Continuing its daily “countdown” of the annual “Dirty Dozen” tax schemes, the Internal Revenue Service announced that return preparer fraud is the fourth entry on that esteemed list for 2018. With more than half of the nation’s taxpayers relying on someone else to prepare their tax return, the Internal Revenue Service reminded consumers today to be on the lookout for unscrupulous tax preparers looking to make a fast buck from honest people seeking tax assistance. The IRS recognizes that the majority of tax professionals provide honest, high-quality service. But there are some dishonest preparers who operate each filing season to perpetrate refund fraud, identity theft, and other scams that hurt honest taxpayers.
Compiled annually by the IRS, the “Dirty Dozen” lists a variety of common scams that taxpayers may encounter any time of the year, but many of these schemes peak during filing season as people prepare their tax returns or seek help from tax professionals. To help protect taxpayers, the IRS is highlighting each of these scams on twelve consecutive days to help raise awareness.
The text of today’s announcement from the IRS follows:
Tax return preparers are a vital part of the U.S. tax system. About 56 percent of taxpayers use tax professionals to prepare their returns.
Selecting the right tax professional is critically important because taxpayers are ultimately responsible for what they submit on their tax return.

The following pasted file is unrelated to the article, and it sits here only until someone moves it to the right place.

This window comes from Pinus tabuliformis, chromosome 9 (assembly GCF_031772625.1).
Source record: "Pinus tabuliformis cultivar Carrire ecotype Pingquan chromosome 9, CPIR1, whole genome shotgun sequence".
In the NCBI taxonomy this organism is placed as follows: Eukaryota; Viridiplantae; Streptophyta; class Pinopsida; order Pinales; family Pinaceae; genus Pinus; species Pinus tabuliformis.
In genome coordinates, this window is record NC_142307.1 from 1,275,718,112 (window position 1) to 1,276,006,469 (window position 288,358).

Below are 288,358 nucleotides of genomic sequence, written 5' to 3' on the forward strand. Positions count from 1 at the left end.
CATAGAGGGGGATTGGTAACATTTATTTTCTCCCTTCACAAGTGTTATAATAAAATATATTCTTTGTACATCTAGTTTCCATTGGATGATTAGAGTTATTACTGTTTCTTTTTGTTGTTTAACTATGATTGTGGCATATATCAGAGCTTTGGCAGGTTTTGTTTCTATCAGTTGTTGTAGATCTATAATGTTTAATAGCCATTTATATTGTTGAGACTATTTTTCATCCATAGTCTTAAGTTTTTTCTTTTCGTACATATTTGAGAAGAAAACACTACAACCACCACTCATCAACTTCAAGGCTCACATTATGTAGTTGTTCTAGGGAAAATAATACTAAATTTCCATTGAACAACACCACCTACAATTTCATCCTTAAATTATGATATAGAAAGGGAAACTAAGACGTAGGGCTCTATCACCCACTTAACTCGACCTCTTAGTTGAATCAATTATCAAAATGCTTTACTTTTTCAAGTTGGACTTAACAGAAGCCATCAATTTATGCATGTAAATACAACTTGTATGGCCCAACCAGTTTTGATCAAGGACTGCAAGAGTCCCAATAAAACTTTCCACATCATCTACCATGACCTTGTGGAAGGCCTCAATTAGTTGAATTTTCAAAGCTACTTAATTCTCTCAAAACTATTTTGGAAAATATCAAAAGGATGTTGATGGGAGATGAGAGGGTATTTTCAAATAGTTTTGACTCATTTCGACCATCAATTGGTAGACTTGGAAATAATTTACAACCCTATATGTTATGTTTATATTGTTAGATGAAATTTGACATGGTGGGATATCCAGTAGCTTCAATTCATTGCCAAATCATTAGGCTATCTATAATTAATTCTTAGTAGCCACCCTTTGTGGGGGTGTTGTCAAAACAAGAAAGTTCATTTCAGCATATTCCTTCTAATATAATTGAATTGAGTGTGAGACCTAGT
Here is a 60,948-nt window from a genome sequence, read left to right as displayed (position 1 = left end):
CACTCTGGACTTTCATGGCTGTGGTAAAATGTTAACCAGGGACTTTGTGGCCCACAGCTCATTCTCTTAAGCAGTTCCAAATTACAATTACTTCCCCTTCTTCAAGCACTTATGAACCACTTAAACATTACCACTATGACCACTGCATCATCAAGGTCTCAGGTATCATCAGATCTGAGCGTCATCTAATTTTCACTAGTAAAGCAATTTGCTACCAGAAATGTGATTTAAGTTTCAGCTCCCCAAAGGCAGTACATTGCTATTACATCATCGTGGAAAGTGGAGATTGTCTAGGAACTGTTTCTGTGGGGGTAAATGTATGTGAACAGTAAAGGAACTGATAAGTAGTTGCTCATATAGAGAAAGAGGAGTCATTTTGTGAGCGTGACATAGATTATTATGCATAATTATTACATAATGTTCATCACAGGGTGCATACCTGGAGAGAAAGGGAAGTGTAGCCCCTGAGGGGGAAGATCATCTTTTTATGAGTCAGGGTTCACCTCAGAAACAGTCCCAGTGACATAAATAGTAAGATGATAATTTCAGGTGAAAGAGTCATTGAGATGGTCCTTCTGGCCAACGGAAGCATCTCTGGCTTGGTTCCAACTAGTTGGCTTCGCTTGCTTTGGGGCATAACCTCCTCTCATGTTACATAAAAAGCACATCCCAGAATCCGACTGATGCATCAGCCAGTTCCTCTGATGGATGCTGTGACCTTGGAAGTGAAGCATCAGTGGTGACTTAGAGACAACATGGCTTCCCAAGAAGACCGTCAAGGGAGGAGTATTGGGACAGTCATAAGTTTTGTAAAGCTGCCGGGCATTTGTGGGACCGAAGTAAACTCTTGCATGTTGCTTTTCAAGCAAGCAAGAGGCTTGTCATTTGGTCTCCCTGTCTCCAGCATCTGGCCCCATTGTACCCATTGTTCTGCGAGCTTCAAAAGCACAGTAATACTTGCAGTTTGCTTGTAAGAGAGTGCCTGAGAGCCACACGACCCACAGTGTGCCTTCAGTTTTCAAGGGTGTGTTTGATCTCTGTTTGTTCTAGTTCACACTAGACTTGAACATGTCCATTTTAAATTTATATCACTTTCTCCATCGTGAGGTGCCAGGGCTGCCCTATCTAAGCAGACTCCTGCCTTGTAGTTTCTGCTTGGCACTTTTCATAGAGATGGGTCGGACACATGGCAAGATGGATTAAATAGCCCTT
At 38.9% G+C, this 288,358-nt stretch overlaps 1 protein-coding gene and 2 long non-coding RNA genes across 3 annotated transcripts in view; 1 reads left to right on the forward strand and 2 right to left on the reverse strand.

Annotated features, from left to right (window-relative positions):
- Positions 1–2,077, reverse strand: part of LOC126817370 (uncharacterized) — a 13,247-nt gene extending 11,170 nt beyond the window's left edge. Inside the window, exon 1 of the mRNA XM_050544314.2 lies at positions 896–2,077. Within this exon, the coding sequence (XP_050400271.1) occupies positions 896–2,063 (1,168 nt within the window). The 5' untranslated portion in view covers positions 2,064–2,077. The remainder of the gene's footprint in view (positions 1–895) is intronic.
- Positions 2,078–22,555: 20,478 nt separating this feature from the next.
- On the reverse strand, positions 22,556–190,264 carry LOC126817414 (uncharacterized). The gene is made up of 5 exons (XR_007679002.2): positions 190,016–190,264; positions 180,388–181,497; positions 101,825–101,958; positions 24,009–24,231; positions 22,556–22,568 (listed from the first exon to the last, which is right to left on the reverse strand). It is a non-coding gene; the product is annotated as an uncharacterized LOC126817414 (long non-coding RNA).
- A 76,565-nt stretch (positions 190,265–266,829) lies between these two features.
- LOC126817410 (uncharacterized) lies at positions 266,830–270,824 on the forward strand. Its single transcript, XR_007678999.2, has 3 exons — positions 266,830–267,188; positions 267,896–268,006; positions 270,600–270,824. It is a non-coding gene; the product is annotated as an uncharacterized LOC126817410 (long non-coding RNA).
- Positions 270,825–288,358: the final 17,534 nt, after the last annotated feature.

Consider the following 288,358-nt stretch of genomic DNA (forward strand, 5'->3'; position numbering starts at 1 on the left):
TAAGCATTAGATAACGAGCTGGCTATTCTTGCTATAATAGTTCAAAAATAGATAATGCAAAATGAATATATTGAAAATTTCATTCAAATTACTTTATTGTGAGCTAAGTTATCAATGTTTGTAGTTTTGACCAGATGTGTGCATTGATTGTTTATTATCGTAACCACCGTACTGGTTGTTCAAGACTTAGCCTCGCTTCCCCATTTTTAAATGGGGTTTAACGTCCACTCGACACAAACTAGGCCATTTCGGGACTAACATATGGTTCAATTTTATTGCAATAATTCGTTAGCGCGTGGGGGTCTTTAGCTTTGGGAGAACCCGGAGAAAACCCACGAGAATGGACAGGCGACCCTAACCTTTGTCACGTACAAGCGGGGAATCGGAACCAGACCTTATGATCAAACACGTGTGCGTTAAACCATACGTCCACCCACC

The IRS is also working to protect taxpayers from shady return preparers. The pursuit of illegal scams can lead to significant penalties and interest as well as possible criminal prosecution. IRS Criminal Investigation works closely with the Department of Justice to shutdown scams and prosecute the criminals behind them.
Choose Return Preparers Carefully
It is important to choose carefully when hiring an individual or firm to prepare a tax return. Well-intentioned taxpayers can be misled by preparers who don’t understand taxes or who mislead people into taking credits or deductions they aren’t entitled to claim. Scam preparers may take this step in order to increase their fee. Every year, these types of tax preparers encounter everything from stiff penalties to jail time for defrauding their clients.
Here are a few tips for taxpayers to consider to help avoid a fraudster when choosing a tax preparer:
– Avoid fly-by-night preparers. Make sure the preparer will be available if needed, even after the return is filed. In the event questions come up about a tax return, taxpayers may need to contact the preparer.
– Ask if the preparer has an IRS Preparer Tax Identification Number (PTIN). Paid tax return preparers are required to register with the IRS, have a PTIN and include it on tax returns.
– Inquire whether the tax return preparer has a professional credential (enrolled agent, certified public accountant or attorney), belongs to a professional organization or attends continuing education classes. Tax law can be complex. A competent tax professional needs to be up-to-date in these matters. The IRS website has more information regarding the national tax professional organizations.
– Check the preparer’s qualifications. Use the IRS Directory of Federal Tax Return Preparers with Credentials and Select Qualifications. This tool can help locate a tax return preparer with the preferred qualifications.